God’s new covenant is written in the heart, and so it is in our hearts we recognize Him and discern His will. “’For they shall all know me, from the least of them to the greatest,’ says the Lord.” 

“Now among those who went up to worship at the festival were some Greeks. They came to Philip, who was from Bethsaida in Galilee, and said to him, ‘Sir, we wish to see Jesus.’”

To us this means little. However, to Jesus it is the signal that shortly he must suffer and die. He already knows that He is to be, not simply the Messiah for the Jews, but the Savior of the World. So, enter “the world”, as it was defined in the Gospel writer’s time. Enter the Greeks. And when “Andrew and Philip went and told Jesus. Jesus answered them, ‘The hour has come for the Son of Man to be glorified.’” In John’s gospel the word “crucified” is seldom used. In it’s place, John uses the word “glorified”. Jesus recognizes that his Passion, His suffering, is about to begin, and announces that His crucifixion is at hand.

Then he says those very hard words, “Those who love their life will lose it, and those who hate their life in this world will keep it for eternal life. Whoever serves me must follow me, and where I am, there will my servant be also.” Whoever will follow Him, must be willing to suffer as He must suffer, to take up the cross as He will, and for Love, be willing even to die. This sounds so unreasonable, that we try to gloss over it in our minds, but make no mistake, Jesus means what He says. “Now is the judgment of this world; now the ruler of this world will be driven out. And I, when I am lifted up from the earth, will draw all people to myself.”

For John, the Seat of Judgment, and the Throne of Glory is the cross of Jesus crucifixion. We haven’t lost our reverence for the cross. The altars in our churches, the embroidery on the altar hangings and vestments, the jewelry around our necks, the symbol of our faith, is the means, the painful, torturous, lingering, horrible means, by which our Lord was crucified. But when we look at the cross, and upon the crucified Christ, what do know in our hearts? Do we understand what it all means? We are meant to know that this wounded man, who stretches out His arms in love to embrace us, is our God. That it is only through His suffering that we are saved, and through our suffering that we become holy people.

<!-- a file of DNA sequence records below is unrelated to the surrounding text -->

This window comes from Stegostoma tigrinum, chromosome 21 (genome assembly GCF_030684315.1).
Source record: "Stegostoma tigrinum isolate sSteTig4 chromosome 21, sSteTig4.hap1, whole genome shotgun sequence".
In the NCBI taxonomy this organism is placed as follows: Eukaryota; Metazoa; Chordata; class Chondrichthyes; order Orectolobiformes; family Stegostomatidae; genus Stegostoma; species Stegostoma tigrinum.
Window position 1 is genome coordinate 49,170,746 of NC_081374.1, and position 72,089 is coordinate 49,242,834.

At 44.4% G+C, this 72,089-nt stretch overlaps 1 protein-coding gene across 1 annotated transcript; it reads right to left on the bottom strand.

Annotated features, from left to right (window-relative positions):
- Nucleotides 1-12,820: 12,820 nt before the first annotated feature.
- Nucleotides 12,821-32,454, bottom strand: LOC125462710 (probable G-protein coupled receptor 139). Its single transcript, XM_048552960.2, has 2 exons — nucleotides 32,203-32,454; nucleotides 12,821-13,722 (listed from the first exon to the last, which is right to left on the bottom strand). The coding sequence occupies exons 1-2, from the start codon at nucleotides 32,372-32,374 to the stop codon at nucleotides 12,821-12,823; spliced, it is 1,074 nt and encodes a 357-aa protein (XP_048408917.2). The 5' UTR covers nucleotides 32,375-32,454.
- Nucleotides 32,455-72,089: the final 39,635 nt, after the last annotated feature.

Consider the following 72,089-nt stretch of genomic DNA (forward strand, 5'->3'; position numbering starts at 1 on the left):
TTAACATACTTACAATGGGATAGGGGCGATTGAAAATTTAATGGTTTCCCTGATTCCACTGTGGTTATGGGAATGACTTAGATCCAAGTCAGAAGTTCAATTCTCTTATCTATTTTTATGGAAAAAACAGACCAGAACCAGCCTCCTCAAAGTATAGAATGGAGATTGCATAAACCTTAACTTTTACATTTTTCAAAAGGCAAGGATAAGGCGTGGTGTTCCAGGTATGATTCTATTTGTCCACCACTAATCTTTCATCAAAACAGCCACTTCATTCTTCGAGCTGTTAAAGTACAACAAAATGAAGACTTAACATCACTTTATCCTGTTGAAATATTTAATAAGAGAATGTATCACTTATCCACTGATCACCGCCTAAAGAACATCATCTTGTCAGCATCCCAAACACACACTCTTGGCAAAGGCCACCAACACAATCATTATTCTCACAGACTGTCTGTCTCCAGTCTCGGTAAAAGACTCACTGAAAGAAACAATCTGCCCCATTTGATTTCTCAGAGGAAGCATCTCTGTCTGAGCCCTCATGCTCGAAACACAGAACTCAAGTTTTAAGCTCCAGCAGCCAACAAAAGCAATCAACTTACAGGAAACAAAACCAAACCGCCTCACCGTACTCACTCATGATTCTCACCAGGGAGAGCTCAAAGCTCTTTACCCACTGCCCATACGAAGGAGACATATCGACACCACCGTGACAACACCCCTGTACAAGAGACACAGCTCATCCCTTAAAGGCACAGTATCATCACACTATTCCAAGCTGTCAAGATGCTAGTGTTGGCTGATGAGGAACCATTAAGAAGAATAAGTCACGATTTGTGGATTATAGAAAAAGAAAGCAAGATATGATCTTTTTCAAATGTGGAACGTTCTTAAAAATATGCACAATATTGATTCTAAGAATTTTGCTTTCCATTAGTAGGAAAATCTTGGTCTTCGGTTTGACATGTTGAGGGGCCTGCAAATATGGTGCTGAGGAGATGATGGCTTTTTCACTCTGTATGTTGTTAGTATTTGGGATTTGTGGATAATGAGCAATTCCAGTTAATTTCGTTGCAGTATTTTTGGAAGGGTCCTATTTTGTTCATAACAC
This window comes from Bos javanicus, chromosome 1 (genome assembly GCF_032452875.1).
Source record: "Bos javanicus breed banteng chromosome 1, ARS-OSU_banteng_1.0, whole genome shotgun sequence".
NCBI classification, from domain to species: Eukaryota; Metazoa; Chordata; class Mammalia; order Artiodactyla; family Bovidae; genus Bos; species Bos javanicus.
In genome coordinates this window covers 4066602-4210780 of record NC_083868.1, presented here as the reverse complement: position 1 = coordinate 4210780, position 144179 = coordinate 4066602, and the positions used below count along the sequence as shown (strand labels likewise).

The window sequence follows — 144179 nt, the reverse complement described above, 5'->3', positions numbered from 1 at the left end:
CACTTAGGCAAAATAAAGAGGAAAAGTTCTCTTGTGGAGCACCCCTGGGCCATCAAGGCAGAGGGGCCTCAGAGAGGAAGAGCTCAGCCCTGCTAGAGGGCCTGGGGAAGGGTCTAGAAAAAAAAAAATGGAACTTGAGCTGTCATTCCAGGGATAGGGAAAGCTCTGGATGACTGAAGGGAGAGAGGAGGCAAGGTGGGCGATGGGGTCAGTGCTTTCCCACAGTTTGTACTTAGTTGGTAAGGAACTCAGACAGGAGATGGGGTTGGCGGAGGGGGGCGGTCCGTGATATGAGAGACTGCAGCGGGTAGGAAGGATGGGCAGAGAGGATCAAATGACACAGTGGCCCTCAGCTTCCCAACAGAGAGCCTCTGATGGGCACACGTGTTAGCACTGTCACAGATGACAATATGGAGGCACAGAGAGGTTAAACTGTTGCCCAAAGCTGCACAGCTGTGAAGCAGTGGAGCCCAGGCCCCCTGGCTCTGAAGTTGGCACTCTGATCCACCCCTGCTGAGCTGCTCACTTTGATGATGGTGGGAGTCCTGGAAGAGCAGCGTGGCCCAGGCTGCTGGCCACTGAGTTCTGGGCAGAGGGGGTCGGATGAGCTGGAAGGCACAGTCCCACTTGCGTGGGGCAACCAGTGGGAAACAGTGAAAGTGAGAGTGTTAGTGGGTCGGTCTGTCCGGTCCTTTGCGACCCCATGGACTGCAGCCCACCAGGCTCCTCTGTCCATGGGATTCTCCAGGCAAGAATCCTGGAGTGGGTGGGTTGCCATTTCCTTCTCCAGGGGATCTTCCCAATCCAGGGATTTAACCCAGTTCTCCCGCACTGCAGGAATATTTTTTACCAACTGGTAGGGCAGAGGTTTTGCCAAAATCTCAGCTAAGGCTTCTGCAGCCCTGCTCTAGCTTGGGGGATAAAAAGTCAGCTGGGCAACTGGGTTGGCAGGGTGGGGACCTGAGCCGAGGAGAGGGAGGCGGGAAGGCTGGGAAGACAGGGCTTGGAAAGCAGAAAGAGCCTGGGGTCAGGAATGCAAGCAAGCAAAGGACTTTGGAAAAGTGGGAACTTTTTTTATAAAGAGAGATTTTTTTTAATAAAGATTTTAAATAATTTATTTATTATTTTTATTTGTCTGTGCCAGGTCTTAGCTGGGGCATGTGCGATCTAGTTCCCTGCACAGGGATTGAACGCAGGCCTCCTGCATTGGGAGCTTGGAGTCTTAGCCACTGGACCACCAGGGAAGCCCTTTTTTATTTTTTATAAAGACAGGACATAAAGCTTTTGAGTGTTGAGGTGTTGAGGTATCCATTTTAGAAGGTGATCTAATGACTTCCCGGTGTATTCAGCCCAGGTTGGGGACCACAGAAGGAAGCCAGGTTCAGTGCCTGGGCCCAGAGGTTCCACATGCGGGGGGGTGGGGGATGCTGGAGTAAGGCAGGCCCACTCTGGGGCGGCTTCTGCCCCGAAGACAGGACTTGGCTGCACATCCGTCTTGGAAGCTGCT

Still, the bottom line is, we don’t like suffering. We ask what good can ever come from suffering, and, because it happened so long ago, pointing to the crucifixion and the salvation is begins often doesn’t help. Yet, even today there are examples of great good coming from tremendous suffering. We have all seen on TV or read in the newspapers the stories of families destroyed by the suffering and death of a child. Children these days die, not only from disease, but from accidents - injuries sustained in automobile accidents, injuries from sporting events, and in the inner city, fatal wounds that have resulted from being in the wrong place at the wrong time.